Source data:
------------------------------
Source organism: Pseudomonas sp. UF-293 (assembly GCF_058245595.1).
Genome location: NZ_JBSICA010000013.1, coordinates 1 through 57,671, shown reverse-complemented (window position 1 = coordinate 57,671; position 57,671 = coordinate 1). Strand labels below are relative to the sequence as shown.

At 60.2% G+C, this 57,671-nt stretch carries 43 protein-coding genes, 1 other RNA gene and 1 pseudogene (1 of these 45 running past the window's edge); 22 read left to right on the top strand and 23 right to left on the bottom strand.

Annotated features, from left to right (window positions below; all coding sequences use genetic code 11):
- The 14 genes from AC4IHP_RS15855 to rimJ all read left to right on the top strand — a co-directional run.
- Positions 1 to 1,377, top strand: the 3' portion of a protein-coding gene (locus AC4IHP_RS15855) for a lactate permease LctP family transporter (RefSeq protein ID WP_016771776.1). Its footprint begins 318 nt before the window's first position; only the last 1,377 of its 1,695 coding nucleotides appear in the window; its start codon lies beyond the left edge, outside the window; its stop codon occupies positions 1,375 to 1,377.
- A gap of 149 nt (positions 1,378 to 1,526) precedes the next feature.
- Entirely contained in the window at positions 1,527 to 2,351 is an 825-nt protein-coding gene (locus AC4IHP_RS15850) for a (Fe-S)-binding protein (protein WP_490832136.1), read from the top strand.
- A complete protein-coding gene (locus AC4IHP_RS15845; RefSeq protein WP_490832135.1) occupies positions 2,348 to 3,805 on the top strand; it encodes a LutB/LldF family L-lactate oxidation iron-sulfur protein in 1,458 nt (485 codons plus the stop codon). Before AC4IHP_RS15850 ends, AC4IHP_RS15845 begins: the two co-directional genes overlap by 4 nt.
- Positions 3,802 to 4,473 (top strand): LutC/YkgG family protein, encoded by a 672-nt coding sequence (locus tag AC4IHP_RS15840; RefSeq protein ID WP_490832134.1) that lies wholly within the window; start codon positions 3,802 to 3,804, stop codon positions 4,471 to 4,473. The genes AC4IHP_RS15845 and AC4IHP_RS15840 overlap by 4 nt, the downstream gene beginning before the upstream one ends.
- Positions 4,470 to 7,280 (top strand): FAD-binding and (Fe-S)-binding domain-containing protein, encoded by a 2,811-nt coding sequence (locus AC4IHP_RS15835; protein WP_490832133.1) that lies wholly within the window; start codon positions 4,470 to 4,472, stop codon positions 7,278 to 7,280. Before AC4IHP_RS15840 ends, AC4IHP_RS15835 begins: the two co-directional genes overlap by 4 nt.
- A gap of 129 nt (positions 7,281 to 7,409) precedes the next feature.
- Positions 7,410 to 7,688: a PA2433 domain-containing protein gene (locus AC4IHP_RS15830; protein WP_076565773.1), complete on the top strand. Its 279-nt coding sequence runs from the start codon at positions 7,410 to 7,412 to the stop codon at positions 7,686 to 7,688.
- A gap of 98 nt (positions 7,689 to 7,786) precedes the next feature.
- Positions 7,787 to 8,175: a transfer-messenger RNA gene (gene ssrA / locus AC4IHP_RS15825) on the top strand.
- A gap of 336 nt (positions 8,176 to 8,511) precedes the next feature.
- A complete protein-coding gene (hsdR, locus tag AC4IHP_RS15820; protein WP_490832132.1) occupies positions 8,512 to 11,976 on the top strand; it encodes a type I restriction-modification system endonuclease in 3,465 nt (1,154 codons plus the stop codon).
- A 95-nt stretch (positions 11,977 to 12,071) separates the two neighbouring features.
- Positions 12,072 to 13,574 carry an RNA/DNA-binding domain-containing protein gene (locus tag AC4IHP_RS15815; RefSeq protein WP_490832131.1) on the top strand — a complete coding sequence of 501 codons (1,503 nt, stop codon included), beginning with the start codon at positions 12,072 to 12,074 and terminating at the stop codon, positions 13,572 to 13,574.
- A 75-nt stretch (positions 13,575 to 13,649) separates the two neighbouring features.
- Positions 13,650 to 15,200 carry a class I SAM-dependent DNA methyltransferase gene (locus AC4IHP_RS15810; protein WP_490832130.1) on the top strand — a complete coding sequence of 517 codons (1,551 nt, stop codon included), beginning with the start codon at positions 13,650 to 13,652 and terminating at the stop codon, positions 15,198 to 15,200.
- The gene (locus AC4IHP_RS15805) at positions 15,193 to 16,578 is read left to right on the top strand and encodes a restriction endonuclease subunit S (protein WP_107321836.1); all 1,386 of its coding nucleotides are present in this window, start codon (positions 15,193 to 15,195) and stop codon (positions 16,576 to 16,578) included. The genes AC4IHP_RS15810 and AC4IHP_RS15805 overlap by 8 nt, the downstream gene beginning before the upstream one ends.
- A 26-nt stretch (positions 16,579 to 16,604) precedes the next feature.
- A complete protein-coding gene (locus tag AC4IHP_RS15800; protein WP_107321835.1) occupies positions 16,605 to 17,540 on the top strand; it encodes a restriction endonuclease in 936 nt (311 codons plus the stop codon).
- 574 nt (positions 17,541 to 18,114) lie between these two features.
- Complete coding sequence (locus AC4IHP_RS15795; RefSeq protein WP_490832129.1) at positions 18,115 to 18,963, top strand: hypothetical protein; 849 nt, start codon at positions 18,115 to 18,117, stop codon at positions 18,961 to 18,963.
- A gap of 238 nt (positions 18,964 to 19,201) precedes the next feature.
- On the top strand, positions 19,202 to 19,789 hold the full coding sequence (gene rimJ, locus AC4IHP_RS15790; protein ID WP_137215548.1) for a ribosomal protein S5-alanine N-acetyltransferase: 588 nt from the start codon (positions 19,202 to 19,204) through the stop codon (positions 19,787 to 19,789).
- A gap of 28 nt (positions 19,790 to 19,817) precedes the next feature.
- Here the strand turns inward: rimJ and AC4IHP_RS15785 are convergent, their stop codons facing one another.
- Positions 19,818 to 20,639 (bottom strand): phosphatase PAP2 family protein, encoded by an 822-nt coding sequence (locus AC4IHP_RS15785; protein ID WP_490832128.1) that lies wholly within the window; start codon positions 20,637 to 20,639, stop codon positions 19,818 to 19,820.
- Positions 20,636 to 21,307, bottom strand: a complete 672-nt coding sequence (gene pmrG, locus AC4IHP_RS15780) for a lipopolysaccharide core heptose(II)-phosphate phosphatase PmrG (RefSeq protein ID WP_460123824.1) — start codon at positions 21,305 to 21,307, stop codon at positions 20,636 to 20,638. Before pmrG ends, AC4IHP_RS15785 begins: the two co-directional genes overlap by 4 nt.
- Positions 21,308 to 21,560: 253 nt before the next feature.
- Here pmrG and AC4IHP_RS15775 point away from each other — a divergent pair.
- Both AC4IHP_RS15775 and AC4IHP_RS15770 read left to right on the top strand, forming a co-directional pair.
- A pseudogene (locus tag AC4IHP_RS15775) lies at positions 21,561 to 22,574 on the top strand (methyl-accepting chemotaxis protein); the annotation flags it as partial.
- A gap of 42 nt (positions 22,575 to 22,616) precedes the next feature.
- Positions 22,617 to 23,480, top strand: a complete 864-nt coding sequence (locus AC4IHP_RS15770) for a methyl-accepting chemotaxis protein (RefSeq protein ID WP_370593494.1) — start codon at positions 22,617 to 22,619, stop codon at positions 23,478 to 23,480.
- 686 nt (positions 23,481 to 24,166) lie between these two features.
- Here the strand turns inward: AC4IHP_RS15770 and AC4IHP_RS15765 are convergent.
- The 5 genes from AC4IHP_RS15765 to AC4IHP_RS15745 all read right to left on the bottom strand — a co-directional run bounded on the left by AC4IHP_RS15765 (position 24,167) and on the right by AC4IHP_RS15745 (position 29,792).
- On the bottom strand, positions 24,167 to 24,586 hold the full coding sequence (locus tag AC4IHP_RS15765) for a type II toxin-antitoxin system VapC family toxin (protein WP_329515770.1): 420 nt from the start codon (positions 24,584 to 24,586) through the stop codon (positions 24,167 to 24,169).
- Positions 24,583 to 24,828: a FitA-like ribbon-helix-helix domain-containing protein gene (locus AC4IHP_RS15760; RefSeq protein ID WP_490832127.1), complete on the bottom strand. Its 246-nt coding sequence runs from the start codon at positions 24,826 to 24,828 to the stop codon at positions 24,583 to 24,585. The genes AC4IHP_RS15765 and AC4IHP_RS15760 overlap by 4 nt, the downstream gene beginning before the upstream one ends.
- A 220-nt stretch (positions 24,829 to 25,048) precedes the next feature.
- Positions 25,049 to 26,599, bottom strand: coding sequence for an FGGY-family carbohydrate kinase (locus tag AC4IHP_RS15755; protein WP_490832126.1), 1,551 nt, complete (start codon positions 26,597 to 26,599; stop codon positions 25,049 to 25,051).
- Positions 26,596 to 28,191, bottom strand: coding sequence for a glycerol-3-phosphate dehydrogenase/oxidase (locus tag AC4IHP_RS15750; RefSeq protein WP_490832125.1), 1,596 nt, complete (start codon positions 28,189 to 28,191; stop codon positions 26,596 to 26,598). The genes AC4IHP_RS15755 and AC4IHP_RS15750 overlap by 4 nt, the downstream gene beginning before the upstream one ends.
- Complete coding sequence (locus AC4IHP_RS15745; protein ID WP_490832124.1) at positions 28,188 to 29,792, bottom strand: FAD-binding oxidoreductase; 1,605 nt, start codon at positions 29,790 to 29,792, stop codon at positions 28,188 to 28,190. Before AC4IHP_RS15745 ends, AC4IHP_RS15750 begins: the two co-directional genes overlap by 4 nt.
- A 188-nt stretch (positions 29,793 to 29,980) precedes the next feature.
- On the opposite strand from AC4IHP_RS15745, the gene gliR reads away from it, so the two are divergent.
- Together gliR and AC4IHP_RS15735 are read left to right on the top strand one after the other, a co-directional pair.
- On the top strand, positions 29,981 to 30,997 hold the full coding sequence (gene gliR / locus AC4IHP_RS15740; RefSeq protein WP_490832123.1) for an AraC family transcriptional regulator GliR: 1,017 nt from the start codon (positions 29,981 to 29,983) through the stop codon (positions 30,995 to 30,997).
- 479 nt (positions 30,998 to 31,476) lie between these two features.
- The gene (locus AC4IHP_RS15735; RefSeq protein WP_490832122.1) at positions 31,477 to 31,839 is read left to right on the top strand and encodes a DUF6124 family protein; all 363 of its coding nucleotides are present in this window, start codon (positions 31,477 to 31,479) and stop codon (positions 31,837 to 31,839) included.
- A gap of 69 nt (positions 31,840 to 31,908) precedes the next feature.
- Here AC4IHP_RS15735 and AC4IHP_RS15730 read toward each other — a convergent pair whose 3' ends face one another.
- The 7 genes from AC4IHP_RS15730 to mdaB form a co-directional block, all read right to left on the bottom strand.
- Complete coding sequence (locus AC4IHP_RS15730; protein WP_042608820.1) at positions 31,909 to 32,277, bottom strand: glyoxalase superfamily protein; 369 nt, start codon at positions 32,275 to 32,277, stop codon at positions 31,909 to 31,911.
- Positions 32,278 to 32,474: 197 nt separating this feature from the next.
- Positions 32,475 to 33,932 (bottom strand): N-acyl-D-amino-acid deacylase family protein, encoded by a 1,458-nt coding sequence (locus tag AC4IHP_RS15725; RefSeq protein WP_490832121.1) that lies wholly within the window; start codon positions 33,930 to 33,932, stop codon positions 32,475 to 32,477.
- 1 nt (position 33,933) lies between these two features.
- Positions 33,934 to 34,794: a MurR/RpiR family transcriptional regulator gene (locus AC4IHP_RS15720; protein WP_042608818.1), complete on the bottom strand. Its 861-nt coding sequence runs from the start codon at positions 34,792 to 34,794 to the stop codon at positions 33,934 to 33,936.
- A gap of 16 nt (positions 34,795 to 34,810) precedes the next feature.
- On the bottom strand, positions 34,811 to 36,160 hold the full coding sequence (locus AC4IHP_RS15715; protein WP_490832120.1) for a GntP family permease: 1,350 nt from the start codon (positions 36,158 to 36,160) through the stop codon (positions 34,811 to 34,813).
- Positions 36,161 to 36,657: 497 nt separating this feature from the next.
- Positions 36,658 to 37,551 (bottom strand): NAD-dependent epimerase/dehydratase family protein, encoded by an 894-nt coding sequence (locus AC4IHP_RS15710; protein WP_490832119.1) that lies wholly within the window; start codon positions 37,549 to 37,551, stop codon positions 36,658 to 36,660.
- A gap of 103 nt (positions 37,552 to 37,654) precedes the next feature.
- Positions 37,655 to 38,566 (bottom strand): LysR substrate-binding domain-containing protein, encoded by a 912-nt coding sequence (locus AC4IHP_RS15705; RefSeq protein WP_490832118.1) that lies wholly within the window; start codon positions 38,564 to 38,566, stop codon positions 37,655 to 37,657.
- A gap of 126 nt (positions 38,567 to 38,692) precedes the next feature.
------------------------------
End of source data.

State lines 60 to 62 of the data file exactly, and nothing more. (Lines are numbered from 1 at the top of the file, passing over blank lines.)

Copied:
- 1 nt (position 33,933) lies between these two features.
- Positions 33,934 to 34,794: a MurR/RpiR family transcriptional regulator gene (locus AC4IHP_RS15720; protein WP_042608818.1), complete on the bottom strand. Its 861-nt coding sequence runs from the start codon at positions 34,792 to 34,794 to the stop codon at positions 33,934 to 33,936.
- A gap of 16 nt (positions 34,795 to 34,810) precedes the next feature.